January 21, 2017 – A Morning Ritual

“Ask yourself the following first thing in the morning:

  • What am I lacking in attaining freedom from passion?
  • What for tranquility?
  • What am I? A mere body, estate-holder, or reputation? None of these things.
  • What, then? A rational being.
  • What then is demanded of me? Meditate on your actions.
  • How did I steer away from serenity?
  • What did I do that was unfriendly, unsocial, or uncaring?
  • What did I fail to do in all these things?” – Epictetus, Discourses, 4.6.34-35

When do you reflect? I have yet to make it habit of meditating in the morning, and I’m not sure I have to. Sometimes I purposely plan my Daily Stoic before I go to be because I want to use it as a means of reviewing how my day went as opposed to using it as a means of setting the tone of the day.

As I reflect upon the day preceding, the day of and the day after the inauguration of President Donald Trump, I wonder how many people are actually thinking about how they are going to respond to the next four years. Are they thinking of ways to be the example for others, or will they simply react to the comments/actions of others? On Saturday I met my friend Chuck. We drank a few beers, talked family, politics and Spartan races. We have friends who are Blued Lives Matter and Black Lives Matter. Friends who are unfailing in their Republican or Democrat ideologies. Since we both have teenage daughters we shared how we have handled the questions they are asking about Trump’s policies, words and plans.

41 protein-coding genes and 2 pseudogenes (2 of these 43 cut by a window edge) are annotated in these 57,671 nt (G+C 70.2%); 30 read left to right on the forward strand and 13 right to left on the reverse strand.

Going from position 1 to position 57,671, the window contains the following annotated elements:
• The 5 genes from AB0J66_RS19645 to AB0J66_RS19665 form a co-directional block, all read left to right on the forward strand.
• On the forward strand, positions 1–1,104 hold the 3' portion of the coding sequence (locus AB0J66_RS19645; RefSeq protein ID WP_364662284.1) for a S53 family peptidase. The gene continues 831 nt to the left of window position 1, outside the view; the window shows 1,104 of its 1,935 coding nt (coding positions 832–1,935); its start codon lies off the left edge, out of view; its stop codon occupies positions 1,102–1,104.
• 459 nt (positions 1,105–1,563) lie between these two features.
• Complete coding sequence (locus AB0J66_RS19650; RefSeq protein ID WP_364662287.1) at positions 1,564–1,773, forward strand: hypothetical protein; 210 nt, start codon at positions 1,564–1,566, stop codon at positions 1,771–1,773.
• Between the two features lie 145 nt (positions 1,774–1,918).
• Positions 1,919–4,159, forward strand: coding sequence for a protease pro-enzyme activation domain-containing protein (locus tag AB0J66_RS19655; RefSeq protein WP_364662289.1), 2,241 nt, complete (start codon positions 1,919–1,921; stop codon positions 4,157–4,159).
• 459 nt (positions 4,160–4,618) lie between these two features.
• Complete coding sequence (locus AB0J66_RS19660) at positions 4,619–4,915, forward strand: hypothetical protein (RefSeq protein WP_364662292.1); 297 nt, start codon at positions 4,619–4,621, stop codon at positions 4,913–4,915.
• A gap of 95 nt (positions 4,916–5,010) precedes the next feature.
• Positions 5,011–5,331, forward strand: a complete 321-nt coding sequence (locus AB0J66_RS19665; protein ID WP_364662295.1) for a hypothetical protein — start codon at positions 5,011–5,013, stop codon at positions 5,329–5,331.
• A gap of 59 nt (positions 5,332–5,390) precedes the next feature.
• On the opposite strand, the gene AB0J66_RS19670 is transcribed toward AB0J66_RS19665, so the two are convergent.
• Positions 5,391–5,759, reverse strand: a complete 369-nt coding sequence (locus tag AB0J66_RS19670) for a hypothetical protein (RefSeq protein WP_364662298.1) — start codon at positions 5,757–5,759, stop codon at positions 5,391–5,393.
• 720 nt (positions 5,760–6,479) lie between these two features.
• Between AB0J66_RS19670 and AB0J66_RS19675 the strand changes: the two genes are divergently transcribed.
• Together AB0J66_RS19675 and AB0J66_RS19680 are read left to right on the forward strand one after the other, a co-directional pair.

One of the things I love about Chuck is his ability to see multiple sides of a position. Of all the answers we gave our daughters, maybe the most important is whether a Trump presidency was bad for America. We both answered along the lines of, “Even what you may see as a bad situation allows you to find a way to change it.”

It is important to clarify what the Stoics saw as passion. (source)

The Stoics defined passion in several ways, each emphasizing a different facet of the term. The four most common accounts or definitions of passion are:

  • An excessive impulse.
  • An impulse disobedient to (the dictates of) reason.
  • A false judgement or opinion.
  • A fluttering [ptoia] of the soul.

It is false to think the Stoics wanted a life devoid of emotion. What they sought was an emotional balance. Rational behavior will bring about emotions that are not excessive, or unreasonable. In this light, if we fear a Trump presidency what is our rational reaction? Is it breaking windows, looting stores and causing public unrest? No. Is it a peaceful march to express a position we want to be heard? Yes. Is it name calling? No. Is it listening, and disagreeing with a civil tone? Yes.

As yesterday asked us to consider our principles, today asks us to respect rituals that remind us to be mindful. This Daily Stoic reading is my ritual. I have noticed a change in the person I was before I started. If you are one of my readers, I hope these posts are helpful to you.

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